AZCentral: Solving our water challenges through art

Wednesday, May 30, 2018

An editorial in The Arizona Republic promoted the third New Arizona Prize that will offer awards of $50,000 to the top five teams chosen in competition to “develop temporary public art projects that build connectivity between cultures through creative expression” – as announced by the Arizona Community Foundation.

The foundation, in partnership with Republic Media and Morrison Institute for Public Policy, initiated the New Arizona Prize in 2014 to foster creativity, innovation and ingenuity as our state shapes its future.

Nearly half a century before Columbus “discovered” the New World, The Hohokam People thrived in our harsh desert environment before disappearing. The irrigation system the Hohokam created became the basis of what is now metropolitan Phoenix.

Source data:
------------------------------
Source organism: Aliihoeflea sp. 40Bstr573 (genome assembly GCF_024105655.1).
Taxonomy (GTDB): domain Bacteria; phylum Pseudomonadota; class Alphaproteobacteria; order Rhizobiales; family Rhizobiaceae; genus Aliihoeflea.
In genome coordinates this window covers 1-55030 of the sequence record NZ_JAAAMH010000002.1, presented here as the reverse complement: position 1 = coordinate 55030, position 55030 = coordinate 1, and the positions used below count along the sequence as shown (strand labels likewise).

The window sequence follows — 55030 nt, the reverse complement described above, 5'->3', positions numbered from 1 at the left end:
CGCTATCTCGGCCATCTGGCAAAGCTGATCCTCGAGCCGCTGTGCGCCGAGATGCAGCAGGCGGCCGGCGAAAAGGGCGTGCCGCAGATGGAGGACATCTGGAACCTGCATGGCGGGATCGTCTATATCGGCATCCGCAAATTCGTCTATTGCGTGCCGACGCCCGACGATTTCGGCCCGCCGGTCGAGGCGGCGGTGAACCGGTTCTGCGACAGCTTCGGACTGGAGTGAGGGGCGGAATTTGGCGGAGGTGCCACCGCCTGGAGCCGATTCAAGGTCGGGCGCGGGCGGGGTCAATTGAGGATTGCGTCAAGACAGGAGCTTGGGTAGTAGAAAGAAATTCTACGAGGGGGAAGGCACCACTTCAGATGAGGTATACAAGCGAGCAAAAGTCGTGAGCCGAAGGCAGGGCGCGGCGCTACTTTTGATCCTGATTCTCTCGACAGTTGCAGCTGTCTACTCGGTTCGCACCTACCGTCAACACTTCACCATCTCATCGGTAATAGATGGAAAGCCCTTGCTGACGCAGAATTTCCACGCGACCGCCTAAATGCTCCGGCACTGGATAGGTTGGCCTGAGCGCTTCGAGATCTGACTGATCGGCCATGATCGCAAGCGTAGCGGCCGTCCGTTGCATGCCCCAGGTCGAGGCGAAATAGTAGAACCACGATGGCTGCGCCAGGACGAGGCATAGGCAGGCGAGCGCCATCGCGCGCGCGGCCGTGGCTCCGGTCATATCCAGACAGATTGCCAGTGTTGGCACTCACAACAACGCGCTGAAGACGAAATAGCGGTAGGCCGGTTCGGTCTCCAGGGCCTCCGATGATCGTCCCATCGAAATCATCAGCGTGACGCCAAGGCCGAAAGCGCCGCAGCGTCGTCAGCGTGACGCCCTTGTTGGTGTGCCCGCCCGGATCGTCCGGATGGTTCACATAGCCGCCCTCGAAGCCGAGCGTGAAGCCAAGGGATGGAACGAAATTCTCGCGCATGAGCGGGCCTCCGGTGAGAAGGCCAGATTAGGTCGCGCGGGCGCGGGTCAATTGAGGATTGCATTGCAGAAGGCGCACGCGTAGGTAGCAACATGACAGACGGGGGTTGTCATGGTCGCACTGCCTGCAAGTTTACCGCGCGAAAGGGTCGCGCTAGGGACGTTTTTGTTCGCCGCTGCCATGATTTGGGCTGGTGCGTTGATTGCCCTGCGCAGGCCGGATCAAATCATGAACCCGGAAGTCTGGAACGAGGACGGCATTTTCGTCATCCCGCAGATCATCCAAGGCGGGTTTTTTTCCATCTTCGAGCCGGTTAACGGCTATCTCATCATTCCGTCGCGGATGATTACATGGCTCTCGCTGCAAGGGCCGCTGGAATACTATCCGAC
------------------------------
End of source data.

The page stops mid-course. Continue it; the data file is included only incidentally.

The Water Public Art Challenge offers cash awards for artists who can put the realities of today’s water problems in the context of our ancient history – as the Hohokam told their story – contemporary artists can help future generations find ways to work through water challenges.

READ: Our View: How art can help Arizona solve its water problems (no, really)

Artist Michael Hampshire’s interpretation of nearby Pueblo Grande at the height of Hohokam occupation of the Salt River Valley. (Photo: Courtesy City of Phoenix(CQ/Phoenix) and Tempe History Museum)